Note that the lock mode specified above will not block SELECTs, only writes like INSERT, UPDATE and DELETE, so queries can continue to be made to the table while the process is ongoing, you just can't update it.

If you can't accept that an alternative is to run the update in SERIALIZABLE isolation (only works properly for this purpose in Pg 9.1 and above). This will result in the query failing whenever a concurrent write occurs so you have to be prepared to retry it over and over and over again. For that reason it's likely to be better to just live with locking the table for a while.

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I decided to use a WITH clause which selected my values and gave them a name (it's almost as if it created a temporary table). Then I Insert Into table Select * From withqueryname WHERE NOT EXISTS and used WHERE NOT EXISTS(defining a query to see if it is in my table) to effectively skip any inserts which were already in the table. Would my method be more or less efficient than yours? –  Chowza Mar 24 '13 at 5:53
    
@Chowza Your approach is fine for smaller sets of new values; for bigger sets of new values you start to need an index on the set of new values and the sheer size of the SQL expression to parse becomes a problem. If you expect lots (hundreds+) of new values you should use a temp table rather than a VALUES expression in a WITH clause. Either way, re efficiency compare with EXPLAIN ANALYZE and see. Doing it all in one SQL statement does not avoid the need for the lock. –  Craig Ringer Mar 24 '13 at 8:48
    
Sorry Craig, one more question. If I write ActiveRecord::Base.transaction do ActiveRecord::Base.connection.execute('LOCK TABLE jointable IN EXCLUSIVE MODE') ActiveRecord::Base.connection.execute('my sql statement above') end will this satisfy the issue with concurrent modifications? –  Chowza Mar 24 '13 at 21:13
    
@Chowza So long as both occur in the same transaction then yes that'll do the job. I don't work with ActiveRecord so I can't confirm that part. If you're unsure if two statements run in the same transaction a useful trick is to do: DECLARE test CURSOR FOR SELECT 1; followed by FETCH ALL FROM test;. This will only succeed if the two run in the same transaction, since the cursor isn't accessible even in the same session after end of transaction scope. –  Craig Ringer Mar 24 '13 at 22:20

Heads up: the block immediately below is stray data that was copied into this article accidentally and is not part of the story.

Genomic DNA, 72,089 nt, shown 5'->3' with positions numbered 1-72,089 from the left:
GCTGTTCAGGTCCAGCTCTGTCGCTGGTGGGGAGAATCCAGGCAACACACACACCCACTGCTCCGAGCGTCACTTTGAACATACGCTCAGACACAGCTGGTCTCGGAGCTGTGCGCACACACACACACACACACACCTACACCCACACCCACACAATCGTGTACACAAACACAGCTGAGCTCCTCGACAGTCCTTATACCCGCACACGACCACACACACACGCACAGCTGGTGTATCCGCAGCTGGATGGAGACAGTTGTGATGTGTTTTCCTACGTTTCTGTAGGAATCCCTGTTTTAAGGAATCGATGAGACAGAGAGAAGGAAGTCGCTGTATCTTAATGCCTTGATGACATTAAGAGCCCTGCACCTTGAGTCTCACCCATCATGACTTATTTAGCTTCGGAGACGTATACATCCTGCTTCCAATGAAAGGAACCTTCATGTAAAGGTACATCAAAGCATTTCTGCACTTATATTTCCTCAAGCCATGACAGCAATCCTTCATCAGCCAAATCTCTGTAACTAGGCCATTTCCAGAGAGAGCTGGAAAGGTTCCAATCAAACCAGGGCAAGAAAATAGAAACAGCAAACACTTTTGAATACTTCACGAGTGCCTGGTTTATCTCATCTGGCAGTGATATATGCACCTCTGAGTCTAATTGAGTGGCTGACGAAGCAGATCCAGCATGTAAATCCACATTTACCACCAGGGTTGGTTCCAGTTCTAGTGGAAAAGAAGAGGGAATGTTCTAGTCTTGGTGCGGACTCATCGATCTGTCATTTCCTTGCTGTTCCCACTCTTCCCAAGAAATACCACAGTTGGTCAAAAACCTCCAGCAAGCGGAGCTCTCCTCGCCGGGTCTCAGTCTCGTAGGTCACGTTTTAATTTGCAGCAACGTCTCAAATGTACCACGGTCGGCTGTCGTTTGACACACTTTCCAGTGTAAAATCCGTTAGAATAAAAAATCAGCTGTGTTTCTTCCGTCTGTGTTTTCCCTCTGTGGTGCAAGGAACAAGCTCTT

I ended up using the WITH clause to select my values and give it a name. Then I inserted those values and used WHERE NOT EXISTS to effectively skip any items that are already in my database.

So far it looks like it is working...

WITH withqueryname(first_id,second_id) AS (VALUES(1,2),(3,4),(5,6)...etc) 
INSERT INTO jointablename (first_id,second_id) 
SELECT * FROM withqueryname 
WHERE NOT EXISTS( 
      SELECT first_id FROM jointablename WHERE 
             first_id = 1 AND 
             second_id IN (1,2,3,4,5,6..etc))

You can interchange the Values with a variable. Mine was VALUES#{values}

You can also interchange the second_id IN with a variable. Mine was second_id IN #{variable}.

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You shouldn't need the second_id IN (...list...) clause. You already have that information in withqueryname and do not need to repeat it. Additionally, FROM ... WHERE is really bad style; use FROM firsttable INNER JOIN secondtable ON (condition). Overall this looks unnecessarily complex for what it does, though I suspect the query planner will optimise it to the same plan as a left outer join based approach once you get rid of the repetition of the second_id list. explain analyze and see. –  Craig Ringer Mar 24 '13 at 8:50
    
@CraigRinger Thanks for your help and advice. I've implemented the INNER Join now. I am also looking to add a lock because I didn't think about concurrent imports. I will accept your answer because it appears to be the more 'appropriate' and 'clean' way of handling duplicates. –  Chowza Mar 24 '13 at 20:14